Keeping up to date on all the ObamaCare revelations, one could be forgiven for wondering: Is anything the administration has said about the health-care reform plan true? The promises underpinning the passage of the law certainly weren’t true. But there seems to be an almost compulsive nature to the denial of reality.
The latest example comes from the Washington Post, which reports that since the early enrollment numbers on the ObamaCare exchanges are far below their targets–as the Wall Street Journal reported yesterday–the administration has made a decision on how to present those numbers to the public: they will essentially just make them up. They will be based on a true story, as movie taglines often say. But that’s the closest they’ll get to the truth if the administration pursues this tactic:
The fight over how to define the new health law’s success is coming down to one question: Who counts as an Obamacare enrollee?
Health insurance plans only count subscribers as enrolled in a health plan once they’ve submited a payment. That is when the carrier sends out a member card and begins paying doctor bills.
When the Obama administration releases health law enrollment figures later this week, though, it will use a more expansive definition. It will count people who have purchased a plan as well as those who have a plan sitting in their online shopping cart but have not yet paid.
“In the data that will be released this week, ‘enrollment’ will measure people who have filled out an application and selected a qualified health plan in the marketplace,” said an administration official, who requested anonymity to frankly describe the methodology.
There are a couple of aspects to this that would be hilarious if it weren’t about the federal government using your money to wreck your health care. You have to love terming the definition of an enrollee as “expansive.” That is quite generous. The Obama administration’s definition of an enrollee is not so much “expansive” as it is false. We can (and should) dispense with the Orwellian language. The administration will count those who have purchased a plan and those who haven’t purchased a plan as enrollees.
It’s a scam, and it starts to get creepy after a while, as indicated by the other darkly humorous part in that write-up, in the anonymous administration official’s quote about the enrollee definition. It’s unclear whether the scare quotes around “enrollment” were put there by the source (say, in an email to the reporter) or by the Post. Either way, the quotes indicate that the Department of Health and Human Services has hired Inigo Montoya: the government doesn’t think that word means what you think it means.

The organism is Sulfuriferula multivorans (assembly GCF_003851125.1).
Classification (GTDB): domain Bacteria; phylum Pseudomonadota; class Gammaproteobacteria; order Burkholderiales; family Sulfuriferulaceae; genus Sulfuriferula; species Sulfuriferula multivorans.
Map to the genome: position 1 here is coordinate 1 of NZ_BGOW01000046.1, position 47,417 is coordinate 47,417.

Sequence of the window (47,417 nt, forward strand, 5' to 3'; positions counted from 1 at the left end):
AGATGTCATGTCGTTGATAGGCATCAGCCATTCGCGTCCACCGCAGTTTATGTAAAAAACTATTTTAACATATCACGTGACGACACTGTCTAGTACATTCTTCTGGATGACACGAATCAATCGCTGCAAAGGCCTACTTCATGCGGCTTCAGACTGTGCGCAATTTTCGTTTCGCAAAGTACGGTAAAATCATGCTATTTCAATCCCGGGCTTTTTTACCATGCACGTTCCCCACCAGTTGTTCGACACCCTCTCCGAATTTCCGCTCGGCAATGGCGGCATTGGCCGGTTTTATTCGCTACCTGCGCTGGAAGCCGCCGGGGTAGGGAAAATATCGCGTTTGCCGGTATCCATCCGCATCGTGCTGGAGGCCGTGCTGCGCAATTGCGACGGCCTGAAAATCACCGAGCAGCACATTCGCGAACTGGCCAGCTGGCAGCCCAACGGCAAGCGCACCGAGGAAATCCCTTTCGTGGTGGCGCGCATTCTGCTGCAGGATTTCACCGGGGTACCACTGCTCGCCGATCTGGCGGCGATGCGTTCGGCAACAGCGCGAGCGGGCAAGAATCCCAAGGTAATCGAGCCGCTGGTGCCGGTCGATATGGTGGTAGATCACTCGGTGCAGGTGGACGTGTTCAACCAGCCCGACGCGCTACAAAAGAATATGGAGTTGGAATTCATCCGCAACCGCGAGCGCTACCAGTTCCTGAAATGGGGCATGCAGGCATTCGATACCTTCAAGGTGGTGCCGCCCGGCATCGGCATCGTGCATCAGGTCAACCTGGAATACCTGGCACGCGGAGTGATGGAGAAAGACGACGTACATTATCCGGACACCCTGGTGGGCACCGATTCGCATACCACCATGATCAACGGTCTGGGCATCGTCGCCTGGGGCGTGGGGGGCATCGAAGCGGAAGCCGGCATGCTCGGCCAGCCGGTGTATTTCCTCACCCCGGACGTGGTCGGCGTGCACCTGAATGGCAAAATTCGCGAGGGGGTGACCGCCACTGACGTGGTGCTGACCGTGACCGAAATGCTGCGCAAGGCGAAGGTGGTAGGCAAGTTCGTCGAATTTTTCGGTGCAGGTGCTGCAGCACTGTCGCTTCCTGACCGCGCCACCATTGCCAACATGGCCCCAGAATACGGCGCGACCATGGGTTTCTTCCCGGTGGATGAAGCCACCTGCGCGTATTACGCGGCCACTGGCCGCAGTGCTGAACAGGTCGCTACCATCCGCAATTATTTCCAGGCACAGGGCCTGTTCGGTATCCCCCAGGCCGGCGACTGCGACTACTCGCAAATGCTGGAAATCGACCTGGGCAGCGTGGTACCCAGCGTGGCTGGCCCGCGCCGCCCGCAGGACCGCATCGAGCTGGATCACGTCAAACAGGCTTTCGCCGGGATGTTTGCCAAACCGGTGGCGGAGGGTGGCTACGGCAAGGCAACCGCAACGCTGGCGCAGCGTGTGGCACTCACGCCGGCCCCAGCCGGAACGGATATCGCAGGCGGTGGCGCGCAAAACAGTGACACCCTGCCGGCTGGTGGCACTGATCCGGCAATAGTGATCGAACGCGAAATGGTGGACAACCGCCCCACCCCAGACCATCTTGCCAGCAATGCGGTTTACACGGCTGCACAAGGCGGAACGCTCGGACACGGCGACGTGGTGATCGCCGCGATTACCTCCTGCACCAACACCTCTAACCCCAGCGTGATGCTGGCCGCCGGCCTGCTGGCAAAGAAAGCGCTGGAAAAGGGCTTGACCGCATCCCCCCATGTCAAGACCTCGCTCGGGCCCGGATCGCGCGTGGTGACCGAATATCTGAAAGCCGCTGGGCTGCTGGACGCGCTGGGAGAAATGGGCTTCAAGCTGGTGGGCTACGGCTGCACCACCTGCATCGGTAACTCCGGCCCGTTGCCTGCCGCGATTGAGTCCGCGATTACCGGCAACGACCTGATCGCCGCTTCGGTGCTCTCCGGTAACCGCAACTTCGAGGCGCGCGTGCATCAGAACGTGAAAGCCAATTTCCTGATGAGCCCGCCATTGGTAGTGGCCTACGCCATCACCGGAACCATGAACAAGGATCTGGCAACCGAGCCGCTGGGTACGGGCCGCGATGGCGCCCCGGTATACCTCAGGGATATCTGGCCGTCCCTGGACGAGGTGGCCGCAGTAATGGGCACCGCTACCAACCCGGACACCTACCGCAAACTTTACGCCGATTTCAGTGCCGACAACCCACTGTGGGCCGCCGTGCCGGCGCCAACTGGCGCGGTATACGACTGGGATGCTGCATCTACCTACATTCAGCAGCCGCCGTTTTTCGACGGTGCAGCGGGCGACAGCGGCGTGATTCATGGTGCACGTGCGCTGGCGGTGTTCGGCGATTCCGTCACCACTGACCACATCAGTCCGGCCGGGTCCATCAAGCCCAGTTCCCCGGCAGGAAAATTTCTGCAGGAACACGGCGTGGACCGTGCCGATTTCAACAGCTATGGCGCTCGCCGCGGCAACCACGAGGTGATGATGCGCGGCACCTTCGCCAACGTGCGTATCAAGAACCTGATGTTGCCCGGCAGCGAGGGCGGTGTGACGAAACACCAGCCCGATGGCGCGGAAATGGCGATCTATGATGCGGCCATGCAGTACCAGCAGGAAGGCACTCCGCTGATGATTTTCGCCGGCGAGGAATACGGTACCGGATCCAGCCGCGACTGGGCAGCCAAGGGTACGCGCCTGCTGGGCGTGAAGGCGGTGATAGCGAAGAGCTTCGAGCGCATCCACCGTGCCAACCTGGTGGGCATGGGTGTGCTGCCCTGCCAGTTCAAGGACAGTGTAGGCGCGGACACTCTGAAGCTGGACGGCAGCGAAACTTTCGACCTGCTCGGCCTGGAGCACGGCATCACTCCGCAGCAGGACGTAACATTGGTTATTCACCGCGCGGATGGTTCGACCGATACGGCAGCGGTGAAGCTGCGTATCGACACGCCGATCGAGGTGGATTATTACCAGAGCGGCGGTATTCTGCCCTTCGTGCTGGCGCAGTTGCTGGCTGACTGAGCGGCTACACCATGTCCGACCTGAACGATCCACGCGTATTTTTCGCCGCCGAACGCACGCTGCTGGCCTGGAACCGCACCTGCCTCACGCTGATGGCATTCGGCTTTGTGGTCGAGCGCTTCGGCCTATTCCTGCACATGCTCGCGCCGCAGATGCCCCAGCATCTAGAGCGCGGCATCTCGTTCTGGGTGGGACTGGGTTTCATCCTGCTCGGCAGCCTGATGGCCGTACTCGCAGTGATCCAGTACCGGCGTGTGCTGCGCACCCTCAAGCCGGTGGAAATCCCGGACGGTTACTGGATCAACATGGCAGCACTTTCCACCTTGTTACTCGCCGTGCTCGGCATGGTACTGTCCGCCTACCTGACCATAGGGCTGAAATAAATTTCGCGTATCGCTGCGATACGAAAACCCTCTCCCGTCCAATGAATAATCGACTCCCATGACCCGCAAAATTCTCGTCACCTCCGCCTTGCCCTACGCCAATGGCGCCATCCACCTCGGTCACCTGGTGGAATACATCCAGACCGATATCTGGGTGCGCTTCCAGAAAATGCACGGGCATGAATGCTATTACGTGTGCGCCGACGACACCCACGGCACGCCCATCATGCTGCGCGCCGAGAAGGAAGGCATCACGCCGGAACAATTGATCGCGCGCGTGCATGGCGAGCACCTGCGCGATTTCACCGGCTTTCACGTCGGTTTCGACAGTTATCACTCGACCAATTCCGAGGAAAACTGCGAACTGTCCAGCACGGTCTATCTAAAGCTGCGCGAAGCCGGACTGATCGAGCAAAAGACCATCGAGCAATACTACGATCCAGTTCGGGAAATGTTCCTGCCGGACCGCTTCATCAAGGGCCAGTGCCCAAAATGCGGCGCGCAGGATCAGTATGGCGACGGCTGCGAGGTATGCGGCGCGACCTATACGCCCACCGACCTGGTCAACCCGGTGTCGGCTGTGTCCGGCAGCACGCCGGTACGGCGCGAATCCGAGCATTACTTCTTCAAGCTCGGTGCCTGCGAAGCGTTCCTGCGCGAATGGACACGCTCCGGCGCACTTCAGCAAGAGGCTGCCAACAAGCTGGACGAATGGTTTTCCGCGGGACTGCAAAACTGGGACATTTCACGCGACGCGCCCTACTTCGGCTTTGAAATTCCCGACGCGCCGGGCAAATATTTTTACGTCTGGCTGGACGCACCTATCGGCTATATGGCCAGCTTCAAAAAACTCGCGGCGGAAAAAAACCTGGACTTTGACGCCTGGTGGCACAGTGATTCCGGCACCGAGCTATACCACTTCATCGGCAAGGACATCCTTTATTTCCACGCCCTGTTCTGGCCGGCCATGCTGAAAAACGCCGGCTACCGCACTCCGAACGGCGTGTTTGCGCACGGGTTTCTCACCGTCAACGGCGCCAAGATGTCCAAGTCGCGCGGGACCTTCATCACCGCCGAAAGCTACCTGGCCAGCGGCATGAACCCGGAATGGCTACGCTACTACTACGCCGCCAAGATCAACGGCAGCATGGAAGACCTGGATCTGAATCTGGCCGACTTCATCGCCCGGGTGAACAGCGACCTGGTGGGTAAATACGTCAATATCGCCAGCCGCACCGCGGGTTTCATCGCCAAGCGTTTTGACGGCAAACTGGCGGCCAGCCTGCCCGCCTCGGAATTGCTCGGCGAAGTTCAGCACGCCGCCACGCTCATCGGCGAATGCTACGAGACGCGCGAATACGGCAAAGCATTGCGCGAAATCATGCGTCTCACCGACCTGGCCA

In fact, it means whatever the government decides it means. It’s a truly postmodern health-care system now.
Conservatives have long been concerned that the expansion of Medicaid and the onerous regulations put on insurance companies would crowd the private sphere out of health care. But at least with regard to fraud, the government has invited plenty of competition from the private sector.
CBS reports that “the project manager in charge of building the federal health care website was apparently kept in the dark about serious failures in the website’s security. Those failures could lead to identity theft among buying insurance. The project manager testified to congressional investigators behind closed doors, but CBS News has obtained the first look at a partial transcript of his testimony.”
The project manager, Henry Chao, testified that he was never shown an internal memo warning of the security risks to the federal website. That memo gave deadlines, apparently, of mid-2014 and 2015 to have those security weaknesses fixed. So if you use the federal health-care website to sign up for insurance, your personal information may–at the earliest, and we all know how the government treats deadlines–be secure in a couple of years. Possibly.
If you don’t want to feed your personal information directly to identity thieves, you can use a government “navigator” to put your private information at great risk. As John Fund reports on James O’Keefe’s latest string of investigations, the government’s health-care “navigators” can provide you will all sorts of technical support–they can help you defraud the government, or help you get defrauded yourself, whatever you’re in the mood for. The government is also relying on the efforts of groups like Enroll America, who seem to have wandered a bit from the purpose of their “enrollment” mission:
Enroll America, O’Keefe reports, appears to be sharing data and working directly with an explicitly political group called Battleground Texas, activities that he notes “are prohibited unless certain conditions are met.” Adrian Bell, the regional field director for Battleground Texas, proudly notes the group was “started by President Obama’s national field director” and is “dedicated to turning Texas blue.”
So your personal information is being processed by people who haven’t passed a background check into a computer system wide open to identity thieves and which will then be available to the group trying to win elections for Democrats. Oh, and those enrollment figures Kathleen Sebelius says the administration didn’t have? They had them.
Dishonesty from top to bottom. If you removed the fraud from ObamaCare, it’s unclear if there would be anything left.